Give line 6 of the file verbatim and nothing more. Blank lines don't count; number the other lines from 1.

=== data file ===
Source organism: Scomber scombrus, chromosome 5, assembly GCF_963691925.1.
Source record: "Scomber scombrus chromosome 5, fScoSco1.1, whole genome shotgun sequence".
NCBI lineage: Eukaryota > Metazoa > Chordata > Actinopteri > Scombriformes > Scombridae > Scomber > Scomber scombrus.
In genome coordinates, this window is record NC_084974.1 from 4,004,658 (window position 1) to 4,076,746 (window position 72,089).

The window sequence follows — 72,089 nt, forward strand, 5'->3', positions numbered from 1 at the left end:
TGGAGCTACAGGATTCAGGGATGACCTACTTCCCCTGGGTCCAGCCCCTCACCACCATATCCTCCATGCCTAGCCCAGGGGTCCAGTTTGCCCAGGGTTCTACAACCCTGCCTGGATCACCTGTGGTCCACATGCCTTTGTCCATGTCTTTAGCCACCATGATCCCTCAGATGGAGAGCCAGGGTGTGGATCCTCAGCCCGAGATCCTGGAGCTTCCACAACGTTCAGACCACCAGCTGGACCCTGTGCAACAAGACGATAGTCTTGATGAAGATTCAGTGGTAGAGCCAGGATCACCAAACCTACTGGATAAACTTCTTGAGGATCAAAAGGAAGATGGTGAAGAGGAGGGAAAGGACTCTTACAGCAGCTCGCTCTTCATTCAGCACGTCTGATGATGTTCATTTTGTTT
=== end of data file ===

TGGAGCTACAGGATTCAGGGATGACCTACTTCCCCTGGGTCCAGCCCCTCACCACCATATCCTCCATGCCTAGCCCAGGGGTCCAGTTTGCCCAGGGTTCTACAACCCTGCCTGGATCACCTGTGGTCCACATGCCTTTGTCCATGTCTTTAGCCACCATGATCCCTCAGATGGAGAGCCAGGGTGTGGATCCTCAGCCCGAGATCCTGGAGCTTCCACAACGTTCAGACCACCAGCTGGACCCTGTGCAACAAGACGATAGTCTTGATGAAGATTCAGTGGTAGAGCCAGGATCACCAAACCTACTGGATAAACTTCTTGAGGATCAAAAGGAAGATGGTGAAGAGGAGGGAAAGGACTCTTACAGCAGCTCGCTCTTCATTCAGCACGTCTGATGATGTTCATTTTGTTT